Sunday, March 1, 2009
Last November I was in Sydney for the ADMA Awards. I flew up the night before the event, so that I could attend the regular Friday morning gathering of social media types at a funky little breakfast spot in Surry Hills.
One of the key topics of conversation that morning was Twitter, or more precisely why I wasn’t on it. Anyone who has ever visited my Brand DNA blog will know that it carried a badge proudly trumpeting my resistance to Twitter.
To be honest, I really couldn’t see the point of it. Who on earth would be interested in bite sized blips of mundane information about what people are up to?
How wrong could one man be?
When I got back to Melbourne I decided to take down my anti-Twitter badge and dip a toe into the waters of so called micro-blogging. Call it peer pressure. Call it professional interest. Call it curiosity. I’d call it a combination of the three!
I announced my adoption of Twitter on my blog, as well as in my Facebook status. In true social media fashion, by the end of the day my inbox was overflowing with emails notifying me about people who had started to follow my updates on Twitter.
When I got in to the office the next morning, there were even more emails. These were to alert me to new followers from the UK and USA. I’d never given time zones a second thought until that moment.
So what exactly is Twitter, I can hear you thinking. And why oh why would you want to get involved in it? To be honest, there is no definitive answer to the second question. There are quite literally hundreds of reasons to get in to Twitter.
For the answer to the first question, let’s see what Michael Stelzner, writing at Copyblogger, had to say:
“Each day 5 to 10 thousand new people join Twitter. Current estimates of total users top out around 5 million. That’s a lot of opportunity. Twitter allows you to post updates (called Tweets) as often as you want (limited to 140 characters).
When you follow other people on Twitter, you see their tweets. When they follow you, they see your tweets. It’s a constant stream of communication. The good news is you can turn it on or off as often as you like.”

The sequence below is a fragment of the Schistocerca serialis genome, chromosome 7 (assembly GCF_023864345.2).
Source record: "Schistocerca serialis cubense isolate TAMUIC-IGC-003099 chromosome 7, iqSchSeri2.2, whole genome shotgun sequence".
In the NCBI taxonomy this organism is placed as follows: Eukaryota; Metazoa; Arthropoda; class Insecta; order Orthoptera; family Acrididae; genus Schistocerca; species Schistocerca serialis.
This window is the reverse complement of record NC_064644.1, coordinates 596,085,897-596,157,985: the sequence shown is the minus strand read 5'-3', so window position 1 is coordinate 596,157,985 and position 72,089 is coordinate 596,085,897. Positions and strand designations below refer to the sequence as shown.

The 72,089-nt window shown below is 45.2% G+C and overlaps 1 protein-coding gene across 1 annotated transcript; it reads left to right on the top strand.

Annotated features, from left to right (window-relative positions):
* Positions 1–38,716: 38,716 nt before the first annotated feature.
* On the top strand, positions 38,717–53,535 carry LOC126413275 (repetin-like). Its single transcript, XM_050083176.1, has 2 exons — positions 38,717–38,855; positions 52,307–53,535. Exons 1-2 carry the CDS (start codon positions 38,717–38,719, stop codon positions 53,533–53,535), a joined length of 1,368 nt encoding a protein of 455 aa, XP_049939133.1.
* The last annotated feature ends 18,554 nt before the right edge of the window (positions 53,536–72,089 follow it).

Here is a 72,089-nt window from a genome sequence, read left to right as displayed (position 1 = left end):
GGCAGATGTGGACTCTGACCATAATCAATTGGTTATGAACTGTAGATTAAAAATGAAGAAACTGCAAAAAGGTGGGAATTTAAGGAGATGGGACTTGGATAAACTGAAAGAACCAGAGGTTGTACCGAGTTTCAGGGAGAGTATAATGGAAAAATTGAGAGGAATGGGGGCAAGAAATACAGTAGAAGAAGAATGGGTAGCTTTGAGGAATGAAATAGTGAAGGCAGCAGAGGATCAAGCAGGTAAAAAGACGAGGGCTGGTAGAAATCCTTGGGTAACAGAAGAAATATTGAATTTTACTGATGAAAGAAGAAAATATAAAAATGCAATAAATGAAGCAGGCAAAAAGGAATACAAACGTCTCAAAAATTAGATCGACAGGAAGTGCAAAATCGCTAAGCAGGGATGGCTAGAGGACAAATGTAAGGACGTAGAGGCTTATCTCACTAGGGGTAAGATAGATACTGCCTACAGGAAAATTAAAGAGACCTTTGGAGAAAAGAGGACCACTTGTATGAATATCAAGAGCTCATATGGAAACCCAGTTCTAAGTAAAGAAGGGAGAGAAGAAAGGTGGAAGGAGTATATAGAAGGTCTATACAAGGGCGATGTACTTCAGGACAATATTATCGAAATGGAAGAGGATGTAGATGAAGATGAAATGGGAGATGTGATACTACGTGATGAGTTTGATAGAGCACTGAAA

Like many of the other social media tools, Twitter is proving to be invaluable for business. The great thing is, it’s still yet to attain the mainstream status that the likes of Facebook have. So you have the chance to get involved before it really takes off.”
And why would you want to do that?
According to London based digital thinker Eaon Pritchard, “Twitter is pulling away as the leading opt-in, permission based communication and listening platform.
Anytime anything is being said about your company, products, or services you can monitor it and, most importantly, respond instantly if appropriate.
In fact you can also use various freely available Twitter tools to track what’s being said about anything you fancy. Your competitors for instance.”
If the opportunities Pritchard talks about aren’t enough to get you Twittering, let’s see who else is doing it. Well me, obviously, but both Kevin Rudd and Malcolm Turnbull are onboard!
Barack Obama was a big user of Twitter during his election campaign last year. In fact a look at his use of social media in 2008 is required reading for anyone who calls themselves a marketer I think.
As you would expect, the leading minds in marketing and digital media are all Twitts. People like Guy Kawasaki, Clay Shirky and Robert Scoble are constantly posting nuggets of useful information.
Which means you can avail yourself of their much sought after opinion and thinking for absolutely nothing. Which has to be a bargain if you ask me.
And if you did ask me, I’d also tell you that I am now a Twitter convert. I have taken to it hook, line and sinker. Yet it was the way that the brand (because it is a brand, after all) positioned itself, that put me off.
Like me, you need to look past Twitter’s “What are doing?” tagline and see it for what it is. An easily accessible way to source and share valuable knowledge, 140 characters at a time.
STOP BY AND VISIT
Stan on Twitter